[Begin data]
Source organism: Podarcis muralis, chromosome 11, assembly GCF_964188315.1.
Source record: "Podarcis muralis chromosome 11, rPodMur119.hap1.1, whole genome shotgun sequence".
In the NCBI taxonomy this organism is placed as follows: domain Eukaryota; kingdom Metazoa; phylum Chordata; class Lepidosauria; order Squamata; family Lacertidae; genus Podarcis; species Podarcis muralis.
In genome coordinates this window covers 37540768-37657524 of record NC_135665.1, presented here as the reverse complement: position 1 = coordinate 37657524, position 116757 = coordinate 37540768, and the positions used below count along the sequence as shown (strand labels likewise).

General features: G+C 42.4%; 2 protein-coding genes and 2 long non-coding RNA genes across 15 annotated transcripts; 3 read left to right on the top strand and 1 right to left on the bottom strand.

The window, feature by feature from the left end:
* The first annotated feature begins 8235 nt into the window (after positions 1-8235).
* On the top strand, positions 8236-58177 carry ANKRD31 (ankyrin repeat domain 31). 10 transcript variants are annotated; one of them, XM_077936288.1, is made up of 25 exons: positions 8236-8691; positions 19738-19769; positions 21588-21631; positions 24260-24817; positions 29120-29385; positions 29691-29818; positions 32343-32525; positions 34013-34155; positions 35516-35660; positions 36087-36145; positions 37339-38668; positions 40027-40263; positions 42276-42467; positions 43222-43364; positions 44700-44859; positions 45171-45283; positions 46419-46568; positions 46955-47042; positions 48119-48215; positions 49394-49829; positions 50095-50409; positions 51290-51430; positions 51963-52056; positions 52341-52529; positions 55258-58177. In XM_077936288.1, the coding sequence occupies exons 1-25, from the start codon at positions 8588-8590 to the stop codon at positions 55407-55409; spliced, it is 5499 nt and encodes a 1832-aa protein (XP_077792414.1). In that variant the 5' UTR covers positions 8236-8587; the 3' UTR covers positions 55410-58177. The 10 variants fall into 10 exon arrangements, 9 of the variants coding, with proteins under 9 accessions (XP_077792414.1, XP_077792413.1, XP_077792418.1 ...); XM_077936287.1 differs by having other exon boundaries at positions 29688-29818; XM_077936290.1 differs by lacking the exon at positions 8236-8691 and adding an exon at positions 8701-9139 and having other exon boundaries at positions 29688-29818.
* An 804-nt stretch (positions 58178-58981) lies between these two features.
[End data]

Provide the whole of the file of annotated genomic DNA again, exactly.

Source organism: Podarcis muralis, chromosome 11, assembly GCF_964188315.1.
Source record: "Podarcis muralis chromosome 11, rPodMur119.hap1.1, whole genome shotgun sequence".
In the NCBI taxonomy this organism is placed as follows: domain Eukaryota; kingdom Metazoa; phylum Chordata; class Lepidosauria; order Squamata; family Lacertidae; genus Podarcis; species Podarcis muralis.
In genome coordinates this window covers 37540768-37657524 of record NC_135665.1, presented here as the reverse complement: position 1 = coordinate 37657524, position 116757 = coordinate 37540768, and the positions used below count along the sequence as shown (strand labels likewise).

General features: G+C 42.4%; 2 protein-coding genes and 2 long non-coding RNA genes across 15 annotated transcripts; 3 read left to right on the top strand and 1 right to left on the bottom strand.

The window, feature by feature from the left end:
* The first annotated feature begins 8235 nt into the window (after positions 1-8235).
* On the top strand, positions 8236-58177 carry ANKRD31 (ankyrin repeat domain 31). 10 transcript variants are annotated; one of them, XM_077936288.1, is made up of 25 exons: positions 8236-8691; positions 19738-19769; positions 21588-21631; positions 24260-24817; positions 29120-29385; positions 29691-29818; positions 32343-32525; positions 34013-34155; positions 35516-35660; positions 36087-36145; positions 37339-38668; positions 40027-40263; positions 42276-42467; positions 43222-43364; positions 44700-44859; positions 45171-45283; positions 46419-46568; positions 46955-47042; positions 48119-48215; positions 49394-49829; positions 50095-50409; positions 51290-51430; positions 51963-52056; positions 52341-52529; positions 55258-58177. In XM_077936288.1, the coding sequence occupies exons 1-25, from the start codon at positions 8588-8590 to the stop codon at positions 55407-55409; spliced, it is 5499 nt and encodes a 1832-aa protein (XP_077792414.1). In that variant the 5' UTR covers positions 8236-8587; the 3' UTR covers positions 55410-58177. The 10 variants fall into 10 exon arrangements, 9 of the variants coding, with proteins under 9 accessions (XP_077792414.1, XP_077792413.1, XP_077792418.1 ...); XM_077936287.1 differs by having other exon boundaries at positions 29688-29818; XM_077936290.1 differs by lacking the exon at positions 8236-8691 and adding an exon at positions 8701-9139 and having other exon boundaries at positions 29688-29818.
* An 804-nt stretch (positions 58178-58981) lies between these two features.